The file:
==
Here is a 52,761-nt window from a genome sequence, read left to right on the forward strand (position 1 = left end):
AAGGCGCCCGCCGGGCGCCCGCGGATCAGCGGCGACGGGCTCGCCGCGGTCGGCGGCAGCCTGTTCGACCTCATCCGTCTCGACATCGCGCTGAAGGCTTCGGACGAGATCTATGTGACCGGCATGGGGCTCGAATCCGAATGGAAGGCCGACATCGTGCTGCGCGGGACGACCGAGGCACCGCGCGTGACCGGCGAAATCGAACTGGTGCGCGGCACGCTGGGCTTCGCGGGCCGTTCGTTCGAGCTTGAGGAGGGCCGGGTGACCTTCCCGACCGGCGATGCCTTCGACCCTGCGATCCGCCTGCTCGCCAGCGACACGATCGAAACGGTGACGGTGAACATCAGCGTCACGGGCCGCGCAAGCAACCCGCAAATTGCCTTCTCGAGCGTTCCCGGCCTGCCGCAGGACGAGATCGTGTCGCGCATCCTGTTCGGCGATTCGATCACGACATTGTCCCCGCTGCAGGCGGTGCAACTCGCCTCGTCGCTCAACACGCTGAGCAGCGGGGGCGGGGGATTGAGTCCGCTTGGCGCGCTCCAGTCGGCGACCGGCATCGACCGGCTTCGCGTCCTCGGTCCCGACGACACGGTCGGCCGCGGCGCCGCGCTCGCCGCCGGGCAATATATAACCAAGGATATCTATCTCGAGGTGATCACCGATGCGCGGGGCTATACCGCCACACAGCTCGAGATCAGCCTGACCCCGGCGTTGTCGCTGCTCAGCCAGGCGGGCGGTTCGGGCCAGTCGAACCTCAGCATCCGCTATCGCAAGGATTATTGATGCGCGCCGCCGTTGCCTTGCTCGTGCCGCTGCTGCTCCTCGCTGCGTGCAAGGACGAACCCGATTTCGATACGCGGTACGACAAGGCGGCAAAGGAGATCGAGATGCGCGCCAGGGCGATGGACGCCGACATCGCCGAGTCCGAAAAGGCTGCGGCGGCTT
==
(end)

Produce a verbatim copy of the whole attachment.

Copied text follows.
Here is a 52,761-nt window from a genome sequence, read left to right on the forward strand (position 1 = left end):
AAGGCGCCCGCCGGGCGCCCGCGGATCAGCGGCGACGGGCTCGCCGCGGTCGGCGGCAGCCTGTTCGACCTCATCCGTCTCGACATCGCGCTGAAGGCTTCGGACGAGATCTATGTGACCGGCATGGGGCTCGAATCCGAATGGAAGGCCGACATCGTGCTGCGCGGGACGACCGAGGCACCGCGCGTGACCGGCGAAATCGAACTGGTGCGCGGCACGCTGGGCTTCGCGGGCCGTTCGTTCGAGCTTGAGGAGGGCCGGGTGACCTTCCCGACCGGCGATGCCTTCGACCCTGCGATCCGCCTGCTCGCCAGCGACACGATCGAAACGGTGACGGTGAACATCAGCGTCACGGGCCGCGCAAGCAACCCGCAAATTGCCTTCTCGAGCGTTCCCGGCCTGCCGCAGGACGAGATCGTGTCGCGCATCCTGTTCGGCGATTCGATCACGACATTGTCCCCGCTGCAGGCGGTGCAACTCGCCTCGTCGCTCAACACGCTGAGCAGCGGGGGCGGGGGATTGAGTCCGCTTGGCGCGCTCCAGTCGGCGACCGGCATCGACCGGCTTCGCGTCCTCGGTCCCGACGACACGGTCGGCCGCGGCGCCGCGCTCGCCGCCGGGCAATATATAACCAAGGATATCTATCTCGAGGTGATCACCGATGCGCGGGGCTATACCGCCACACAGCTCGAGATCAGCCTGACCCCGGCGTTGTCGCTGCTCAGCCAGGCGGGCGGTTCGGGCCAGTCGAACCTCAGCATCCGCTATCGCAAGGATTATTGATGCGCGCCGCCGTTGCCTTGCTCGTGCCGCTGCTGCTCCTCGCTGCGTGCAAGGACGAACCCGATTTCGATACGCGGTACGACAAGGCGGCAAAGGAGATCGAGATGCGCGCCAGGGCGATGGACGCCGACATCGCCGAGTCCGAAAAGGCTGCGGCGGCTT